By suitably adjusting the processing, the alloys may be configured for connector applications. For example, in applications such as flat spring connectors, the alloys can be processed to provide ultimate tensile strengths in excess of 130 ksi, while maintaining a conductivity in excess of 35% IACS. For connector or leadframe applications requiring high strength and good bend formability, the alloys can be processed to provide ultimate tensile strengths in excess of 115 ksi with an electrical conductivity of approximately 40% IACS or more. Finally, for leadframe and other applications requiring even better bend formability, the alloys can be processed in a manner to provide ultimate tensile strengths in excess of 100 ksi and electrical conductivity in excess of 45% IACS.

Accordingly, it is apparent that in accordance with this invention an alloy falling within given ranges of composition can be uniquely processed to meet a range of mechanical properties so that it can be tailored to a number of different applications. The ultimate tensile strength of the alloy can be emphasized with some degradation of bend and electrical conductivity properties. Alternatively, the bend properties can be emphasized while providing good conductivity at some loss of ultimate tensile strength.

For connector or other applications, the alloys can be processed to provide excellent stress relaxation resistance properties.

The multipurpose copper base alloys of this invention comprise alloys within the following critical ranges of composition. Namely, copper base alloys consisting essentially of from about 2 to about 4.8% by weight nickel, from about 0.2 to about 1.4% by weight silicon, from about 0.05 to about 0.45% by weight magnesium and the balance copper.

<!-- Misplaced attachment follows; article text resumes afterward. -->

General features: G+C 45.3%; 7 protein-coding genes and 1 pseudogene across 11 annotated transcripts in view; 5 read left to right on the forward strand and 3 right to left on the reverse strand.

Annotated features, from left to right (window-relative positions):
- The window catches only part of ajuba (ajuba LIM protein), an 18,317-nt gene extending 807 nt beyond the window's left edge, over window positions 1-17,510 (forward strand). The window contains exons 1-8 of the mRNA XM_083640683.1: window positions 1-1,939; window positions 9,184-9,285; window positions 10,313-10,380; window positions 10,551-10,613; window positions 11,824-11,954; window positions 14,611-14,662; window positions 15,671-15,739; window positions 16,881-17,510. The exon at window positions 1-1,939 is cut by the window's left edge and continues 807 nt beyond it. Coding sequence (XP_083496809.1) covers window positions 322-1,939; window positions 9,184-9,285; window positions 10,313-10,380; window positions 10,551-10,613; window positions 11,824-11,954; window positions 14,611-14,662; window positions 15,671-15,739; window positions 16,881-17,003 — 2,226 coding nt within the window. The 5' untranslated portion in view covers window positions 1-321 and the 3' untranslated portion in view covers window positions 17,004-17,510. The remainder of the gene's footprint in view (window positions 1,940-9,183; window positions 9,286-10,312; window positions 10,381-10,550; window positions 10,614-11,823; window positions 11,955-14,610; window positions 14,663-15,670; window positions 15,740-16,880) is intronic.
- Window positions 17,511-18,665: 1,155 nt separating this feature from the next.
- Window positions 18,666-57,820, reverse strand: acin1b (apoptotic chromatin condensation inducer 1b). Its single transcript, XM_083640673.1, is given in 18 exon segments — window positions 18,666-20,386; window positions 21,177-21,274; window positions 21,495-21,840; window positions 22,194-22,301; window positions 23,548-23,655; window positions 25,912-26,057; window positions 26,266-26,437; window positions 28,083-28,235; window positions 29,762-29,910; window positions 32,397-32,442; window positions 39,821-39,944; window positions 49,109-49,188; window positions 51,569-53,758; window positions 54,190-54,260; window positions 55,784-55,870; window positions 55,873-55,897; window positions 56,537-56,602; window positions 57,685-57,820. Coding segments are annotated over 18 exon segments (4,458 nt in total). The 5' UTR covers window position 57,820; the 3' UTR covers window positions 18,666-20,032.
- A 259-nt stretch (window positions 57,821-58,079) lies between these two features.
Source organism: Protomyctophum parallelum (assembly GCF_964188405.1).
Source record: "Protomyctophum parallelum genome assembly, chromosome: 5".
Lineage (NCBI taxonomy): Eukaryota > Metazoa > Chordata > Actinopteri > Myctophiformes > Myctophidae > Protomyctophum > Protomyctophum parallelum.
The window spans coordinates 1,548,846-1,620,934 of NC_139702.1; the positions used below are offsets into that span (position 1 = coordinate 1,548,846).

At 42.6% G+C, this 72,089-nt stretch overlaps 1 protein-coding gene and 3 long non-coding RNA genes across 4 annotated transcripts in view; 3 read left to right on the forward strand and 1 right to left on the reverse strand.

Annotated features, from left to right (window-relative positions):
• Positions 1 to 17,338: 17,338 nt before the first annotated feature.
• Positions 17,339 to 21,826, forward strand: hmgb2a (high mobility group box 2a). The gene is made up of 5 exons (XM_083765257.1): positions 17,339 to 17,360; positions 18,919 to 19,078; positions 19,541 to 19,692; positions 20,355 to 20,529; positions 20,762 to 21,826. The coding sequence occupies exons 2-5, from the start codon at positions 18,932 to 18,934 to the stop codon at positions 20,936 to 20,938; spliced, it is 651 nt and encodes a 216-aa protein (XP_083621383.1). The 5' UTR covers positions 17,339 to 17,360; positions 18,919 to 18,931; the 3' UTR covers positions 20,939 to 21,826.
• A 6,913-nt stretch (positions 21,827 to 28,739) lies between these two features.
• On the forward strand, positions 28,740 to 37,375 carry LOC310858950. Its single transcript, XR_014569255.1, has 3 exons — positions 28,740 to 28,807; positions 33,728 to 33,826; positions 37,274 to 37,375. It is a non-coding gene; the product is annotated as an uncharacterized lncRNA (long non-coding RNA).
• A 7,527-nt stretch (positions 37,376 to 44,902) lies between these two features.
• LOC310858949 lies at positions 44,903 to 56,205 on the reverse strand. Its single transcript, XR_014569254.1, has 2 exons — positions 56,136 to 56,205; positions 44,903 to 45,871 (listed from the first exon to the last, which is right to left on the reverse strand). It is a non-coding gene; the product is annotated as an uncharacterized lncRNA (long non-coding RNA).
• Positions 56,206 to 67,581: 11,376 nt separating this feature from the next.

Preferably, the copper base alloy consists essentially of from about 2.4 to about 4.0% by weight nickel, from about 0.3 to about 1.1% by weight silicon, from about 0.05 to about 0.3% by weight magnesium and the balance copper. Most preferably, the magnesium is from about 0.1 to about 0.2% by weight.

Preferably, the ratio of nickel to silicon in the alloy ranges from about 3.5:1 to about 4.5:1 and, most preferably, the ratio of nickel to silicon ranges from about 3.8:1 to about 4.3:1.

For leadframe applications, the alloys are preferably in an overaged condition. For connector applications, the alloys are preferably in a stabilized condition.

Other elements and impurities may be included in the alloys which do not substantially adversely affect their properties.

Silicide forming elements such as chromium, cobalt, iron, titanium, zirconium, hafnium, niobium, tantalum, mischmetal (lanthanides) and mixtures thereof may be present in an effective amount for forming a silicide up to about 1% by weight. Where such elements are present, they should be in substitution for a comparable portion of the nickel content. Preferably, chromium should be limited to an amount not to exceed about 0.1% by weight.

The alloys of this invention may also include one or more deoxidizing and/or desulfurizing elements selected from lithium, calcium, manganese mischmetal and mixtures thereof in an effective amount for deoxidizing or desulfurizing up to about 0.25% by weight.

The lower limits for nickel and silicon in the alloy of this invention are required for achieving the desired strength of the alloy. If nickel or silicon are present in excess of the amounts set forth, they become difficult to solutionize in the alloy. The range of magnesium is critical to the hot workability of the alloy and to its cold rollability.